In response to Section 2 of Johnson’s book, three (more or less) quick observations. First, it’s hard not to read these essays without wondering if they should have appeared much earlier in the book so that the reader could see better the whole picture into which Johnson fits the pieces of his argumentation. Second, Johnson needs to explain more thoroughly how the historical covenants are an outworking of the eternal covenant between the Father and the Son. For many, that exercise helps to clarify how individual election is a narrower circle within the broader circle of the covenant community polity that has been in effect from the beginning. Third and last, there is profit in Johnson’s comments on the dual nature of God’s covenant with Abraham when he says that to fulfill His promises, the old covenant elaborates the works God requires, while the new covenant elaborates the grace He provides. Johnson is mistaken, however, when he posits that the two sides of the Abrahamic covenant were enacted separately and consecutively in, respectively, the old covenant of works and the new covenant of grace. Rather, they are both administrations of the two sides of the one dichotomous covenant of grace. Yes, we can agree that the old covenant was continuous with the covenant of works (with Adam) in that it effectively (and no doubt more elaborately) republished the demands and sanctions of the first covenant of works. The old covenant, however, was not merely continuous with that covenant of works; it was not merely a reissuance or a republication of that covenant. It was also discontinuous with that covenant in a key way that points to a crucial flaw in Johnson’s thesis: it was discontinuous in that it also republished the promises of the Surety who would satisfy the covenant of works. Significantly, those promises, introduced only after the fall (Gen 3.15), were themselves formalized and elaborated in subsequent administrations of the one covenant of grace, not least in the various prophecies, shadows, and types of the old covenant. In the old covenant, then, along with the Abrahamic, the Davidic, and the new covenants, God has consistently discipled His people, teaching them both about the works He requires and about the grace He provides in the Surety. That being the case, old covenant discipleship was covenant-of-grace discipleship, instructing and building up the elect in their faith in Christ, so that the salvation received under the old covenant was the same in all respects as that received under the new covenant.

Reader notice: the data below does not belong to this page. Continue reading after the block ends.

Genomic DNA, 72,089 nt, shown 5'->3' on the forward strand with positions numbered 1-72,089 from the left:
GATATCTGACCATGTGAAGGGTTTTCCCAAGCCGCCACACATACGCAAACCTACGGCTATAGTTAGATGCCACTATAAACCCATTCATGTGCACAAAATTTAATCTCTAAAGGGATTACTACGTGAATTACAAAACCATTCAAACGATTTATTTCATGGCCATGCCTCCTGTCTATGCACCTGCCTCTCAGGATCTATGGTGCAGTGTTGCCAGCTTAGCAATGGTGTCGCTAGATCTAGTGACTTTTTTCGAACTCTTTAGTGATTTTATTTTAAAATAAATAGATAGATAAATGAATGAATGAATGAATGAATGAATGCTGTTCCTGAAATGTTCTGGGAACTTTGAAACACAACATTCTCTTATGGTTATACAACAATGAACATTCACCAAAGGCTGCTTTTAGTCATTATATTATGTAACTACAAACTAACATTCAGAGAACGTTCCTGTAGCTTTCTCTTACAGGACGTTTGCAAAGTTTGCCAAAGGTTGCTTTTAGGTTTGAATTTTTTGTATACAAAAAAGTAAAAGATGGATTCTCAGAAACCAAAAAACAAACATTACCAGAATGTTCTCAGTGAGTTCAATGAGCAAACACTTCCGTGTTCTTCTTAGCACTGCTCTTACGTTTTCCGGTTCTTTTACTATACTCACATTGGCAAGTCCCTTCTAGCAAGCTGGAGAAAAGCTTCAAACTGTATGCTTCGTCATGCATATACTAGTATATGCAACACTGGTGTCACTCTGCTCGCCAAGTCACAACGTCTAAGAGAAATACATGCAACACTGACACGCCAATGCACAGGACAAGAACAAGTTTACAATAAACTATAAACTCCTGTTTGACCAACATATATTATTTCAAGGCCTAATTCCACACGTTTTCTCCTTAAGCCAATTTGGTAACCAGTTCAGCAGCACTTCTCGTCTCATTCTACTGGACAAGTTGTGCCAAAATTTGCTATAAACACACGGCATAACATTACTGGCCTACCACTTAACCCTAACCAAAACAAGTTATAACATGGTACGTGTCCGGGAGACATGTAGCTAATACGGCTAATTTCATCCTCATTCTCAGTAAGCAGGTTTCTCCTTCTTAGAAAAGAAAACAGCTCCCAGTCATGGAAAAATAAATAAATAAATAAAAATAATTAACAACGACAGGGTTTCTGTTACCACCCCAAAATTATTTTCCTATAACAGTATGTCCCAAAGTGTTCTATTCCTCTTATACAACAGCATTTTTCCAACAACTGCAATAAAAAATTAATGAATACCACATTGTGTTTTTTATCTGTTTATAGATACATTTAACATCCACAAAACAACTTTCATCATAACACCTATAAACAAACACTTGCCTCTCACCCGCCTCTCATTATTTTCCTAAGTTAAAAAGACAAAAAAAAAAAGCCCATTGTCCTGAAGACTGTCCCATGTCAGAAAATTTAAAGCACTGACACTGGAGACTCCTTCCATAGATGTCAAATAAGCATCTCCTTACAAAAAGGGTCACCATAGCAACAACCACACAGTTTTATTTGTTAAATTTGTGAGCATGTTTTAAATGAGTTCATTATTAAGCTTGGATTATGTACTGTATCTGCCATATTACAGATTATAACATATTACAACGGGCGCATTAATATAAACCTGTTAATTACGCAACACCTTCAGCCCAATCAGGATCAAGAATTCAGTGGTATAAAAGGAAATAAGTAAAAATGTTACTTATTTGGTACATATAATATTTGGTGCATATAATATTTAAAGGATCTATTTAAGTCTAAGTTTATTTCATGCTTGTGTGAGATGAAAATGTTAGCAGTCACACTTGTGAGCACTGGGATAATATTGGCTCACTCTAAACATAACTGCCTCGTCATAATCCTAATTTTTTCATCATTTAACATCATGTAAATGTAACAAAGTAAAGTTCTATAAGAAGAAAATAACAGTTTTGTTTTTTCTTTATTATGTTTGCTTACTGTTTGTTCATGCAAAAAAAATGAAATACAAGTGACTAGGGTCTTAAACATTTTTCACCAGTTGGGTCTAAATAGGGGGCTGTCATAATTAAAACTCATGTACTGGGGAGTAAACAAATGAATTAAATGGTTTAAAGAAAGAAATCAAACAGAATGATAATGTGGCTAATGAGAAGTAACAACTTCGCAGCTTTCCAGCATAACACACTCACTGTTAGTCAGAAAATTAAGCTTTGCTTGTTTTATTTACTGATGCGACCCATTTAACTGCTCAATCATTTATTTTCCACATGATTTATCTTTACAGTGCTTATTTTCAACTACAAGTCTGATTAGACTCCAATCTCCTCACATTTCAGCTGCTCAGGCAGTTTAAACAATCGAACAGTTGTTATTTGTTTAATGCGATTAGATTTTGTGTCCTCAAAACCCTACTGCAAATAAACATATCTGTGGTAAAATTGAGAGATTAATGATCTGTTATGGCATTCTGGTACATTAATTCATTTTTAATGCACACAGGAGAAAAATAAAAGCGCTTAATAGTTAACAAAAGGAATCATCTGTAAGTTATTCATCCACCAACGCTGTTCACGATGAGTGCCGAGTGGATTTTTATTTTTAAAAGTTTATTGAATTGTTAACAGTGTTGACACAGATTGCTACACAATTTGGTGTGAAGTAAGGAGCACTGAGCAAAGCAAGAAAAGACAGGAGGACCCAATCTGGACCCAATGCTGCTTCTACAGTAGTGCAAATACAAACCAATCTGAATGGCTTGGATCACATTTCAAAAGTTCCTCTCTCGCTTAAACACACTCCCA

Reviewing Jeffrey Johnson’s The Fatal Flaw, Part 4 (Chs. 12-16)